May 11, 2012
FDA Report Suggests Women Reassess Bone Drug Use Due To Serious Adverse Events
A new analysis of popular bone-building drugs by the US Food and Drug Administration (FDA) could prompt millions of women to rethink their use of such drugs, even though the agency fell short of issuing specific recommendations.
The FDA said doctors need to reassess which women are likely to benefit from bisphosphonates such as Fosamax, Actonel and Reclast, given the lack of concrete evidence that taking them over long periods really helps them and the possibility that they can put some women at risk for rare but severe side effects.
The FDA review, published online Wednesday in The New England Journal of Medicine (NEJM), draws concern that these so-called bone-building drugs could be causing a reverse effect on some women, leading to weaker bones and contributing to “serious adverse events,” including femoral fractures, esophageal cancer and osteonecrosis of the jaw, a painful, disfiguring crumbling of the jaw.
Although the drug safety concerns are not new, the FDA decided to perform its own systematic review on the effectiveness of bisphosphonates and its side effects after prolonged use (three to five years). The agency found that the drug offered little, if any benefit over that time, and could prompt doctors around the country to reassess prescription of such drugs.
Most doctors believe that for women with documented osteoporosis who are at very high risk for spinal fractures, the benefits far outweigh any risks. However, some women with moderate bone density and no other risk factors continue to take the drugs for years even though they offer little or no benefits.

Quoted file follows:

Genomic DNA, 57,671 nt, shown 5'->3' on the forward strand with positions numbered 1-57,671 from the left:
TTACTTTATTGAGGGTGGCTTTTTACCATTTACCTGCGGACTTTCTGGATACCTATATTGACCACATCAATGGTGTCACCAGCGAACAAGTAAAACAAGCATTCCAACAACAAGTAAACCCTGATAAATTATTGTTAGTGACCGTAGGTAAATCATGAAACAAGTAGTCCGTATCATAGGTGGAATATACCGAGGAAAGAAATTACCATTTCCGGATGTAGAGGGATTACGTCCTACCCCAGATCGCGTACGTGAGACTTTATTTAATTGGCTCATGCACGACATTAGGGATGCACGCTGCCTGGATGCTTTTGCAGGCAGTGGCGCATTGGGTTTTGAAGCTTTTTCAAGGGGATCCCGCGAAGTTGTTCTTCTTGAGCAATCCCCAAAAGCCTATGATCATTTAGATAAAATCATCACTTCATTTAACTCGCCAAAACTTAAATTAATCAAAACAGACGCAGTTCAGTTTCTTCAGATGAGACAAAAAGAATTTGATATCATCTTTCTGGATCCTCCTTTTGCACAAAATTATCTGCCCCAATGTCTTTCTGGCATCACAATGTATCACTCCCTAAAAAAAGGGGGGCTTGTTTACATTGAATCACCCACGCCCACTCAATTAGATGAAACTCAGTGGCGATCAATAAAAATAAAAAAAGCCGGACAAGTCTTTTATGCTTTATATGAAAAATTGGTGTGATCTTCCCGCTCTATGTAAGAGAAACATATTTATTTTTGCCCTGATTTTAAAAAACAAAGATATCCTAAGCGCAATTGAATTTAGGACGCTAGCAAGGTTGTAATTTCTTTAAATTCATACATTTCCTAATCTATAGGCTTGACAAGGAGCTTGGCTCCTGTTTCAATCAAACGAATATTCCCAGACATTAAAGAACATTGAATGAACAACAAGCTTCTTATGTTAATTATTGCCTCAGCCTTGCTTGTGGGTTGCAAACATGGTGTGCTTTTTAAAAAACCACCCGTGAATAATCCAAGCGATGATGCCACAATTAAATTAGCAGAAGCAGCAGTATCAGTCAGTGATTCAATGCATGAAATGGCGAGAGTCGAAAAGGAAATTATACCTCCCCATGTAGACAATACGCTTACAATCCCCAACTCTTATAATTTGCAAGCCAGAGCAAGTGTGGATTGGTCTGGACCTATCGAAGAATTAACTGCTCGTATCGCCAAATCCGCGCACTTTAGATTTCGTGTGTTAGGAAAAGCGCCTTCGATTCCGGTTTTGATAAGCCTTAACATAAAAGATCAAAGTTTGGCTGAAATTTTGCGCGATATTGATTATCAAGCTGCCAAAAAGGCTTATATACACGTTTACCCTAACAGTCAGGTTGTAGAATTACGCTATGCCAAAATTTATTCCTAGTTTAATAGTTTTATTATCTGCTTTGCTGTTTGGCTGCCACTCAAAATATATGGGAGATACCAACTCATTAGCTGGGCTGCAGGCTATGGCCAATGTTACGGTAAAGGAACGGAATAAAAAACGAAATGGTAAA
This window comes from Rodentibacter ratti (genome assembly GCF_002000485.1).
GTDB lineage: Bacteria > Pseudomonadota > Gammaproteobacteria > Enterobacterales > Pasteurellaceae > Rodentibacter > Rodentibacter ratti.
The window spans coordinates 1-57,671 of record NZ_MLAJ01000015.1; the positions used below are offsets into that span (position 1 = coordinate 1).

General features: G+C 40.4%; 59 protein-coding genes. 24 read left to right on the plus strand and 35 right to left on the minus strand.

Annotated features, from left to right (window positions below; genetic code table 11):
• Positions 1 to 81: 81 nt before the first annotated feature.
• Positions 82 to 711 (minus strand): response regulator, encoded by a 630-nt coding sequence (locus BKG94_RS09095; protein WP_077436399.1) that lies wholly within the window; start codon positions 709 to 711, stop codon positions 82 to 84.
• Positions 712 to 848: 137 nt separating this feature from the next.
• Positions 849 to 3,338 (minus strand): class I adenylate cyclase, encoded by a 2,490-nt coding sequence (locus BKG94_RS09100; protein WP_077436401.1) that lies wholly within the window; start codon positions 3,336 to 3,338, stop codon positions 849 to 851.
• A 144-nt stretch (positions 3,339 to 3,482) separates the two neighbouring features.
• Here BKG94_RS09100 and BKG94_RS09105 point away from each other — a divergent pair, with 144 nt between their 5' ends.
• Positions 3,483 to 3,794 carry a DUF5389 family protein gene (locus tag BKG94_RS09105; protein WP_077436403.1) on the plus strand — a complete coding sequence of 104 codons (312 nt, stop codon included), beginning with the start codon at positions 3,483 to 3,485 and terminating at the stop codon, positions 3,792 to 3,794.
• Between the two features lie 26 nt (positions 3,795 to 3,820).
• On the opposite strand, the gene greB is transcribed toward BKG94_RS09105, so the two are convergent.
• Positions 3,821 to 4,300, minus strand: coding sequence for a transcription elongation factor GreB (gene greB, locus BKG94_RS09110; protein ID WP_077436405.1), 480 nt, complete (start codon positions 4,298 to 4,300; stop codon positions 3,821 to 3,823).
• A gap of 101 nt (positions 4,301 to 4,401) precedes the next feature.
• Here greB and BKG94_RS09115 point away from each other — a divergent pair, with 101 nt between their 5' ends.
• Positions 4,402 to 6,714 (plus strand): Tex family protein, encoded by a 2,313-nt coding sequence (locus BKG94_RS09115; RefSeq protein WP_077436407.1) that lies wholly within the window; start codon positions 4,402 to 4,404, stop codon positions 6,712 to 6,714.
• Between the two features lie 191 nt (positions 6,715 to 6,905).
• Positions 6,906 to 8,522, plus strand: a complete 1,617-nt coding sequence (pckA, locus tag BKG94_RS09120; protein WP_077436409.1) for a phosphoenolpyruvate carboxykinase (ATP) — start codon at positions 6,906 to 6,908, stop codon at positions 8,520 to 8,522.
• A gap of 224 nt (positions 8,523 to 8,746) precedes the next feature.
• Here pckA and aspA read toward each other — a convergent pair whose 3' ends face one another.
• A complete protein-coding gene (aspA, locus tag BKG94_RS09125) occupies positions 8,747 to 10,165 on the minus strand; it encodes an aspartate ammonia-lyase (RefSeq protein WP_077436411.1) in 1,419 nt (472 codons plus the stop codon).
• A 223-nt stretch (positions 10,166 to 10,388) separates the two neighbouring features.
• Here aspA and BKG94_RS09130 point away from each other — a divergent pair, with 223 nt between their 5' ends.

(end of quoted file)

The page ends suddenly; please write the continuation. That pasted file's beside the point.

Although the FDA didn´t issue specific guidelines for duration of use, the analysis did suggest doctors and women taking the drugs should have increased awareness of the risks of long term use.
“I think a lot of people are going to come off this drug,” Dr. Clifford J. Rosen, an endocrinologist and researcher at the Maine Medical Center Research Institute, told the New York Times.
Rosen and colleagues published an accompanying article in the NEJM offering more specifics, concluding that the women most likely to benefit from long-term use of the drugs are those who continue to have very low bone density after three to five years of treatment. Women with a history of spinal fracture or with an existing fracture also are most likely to benefit from long-term use of the drugs, the researchers concluded.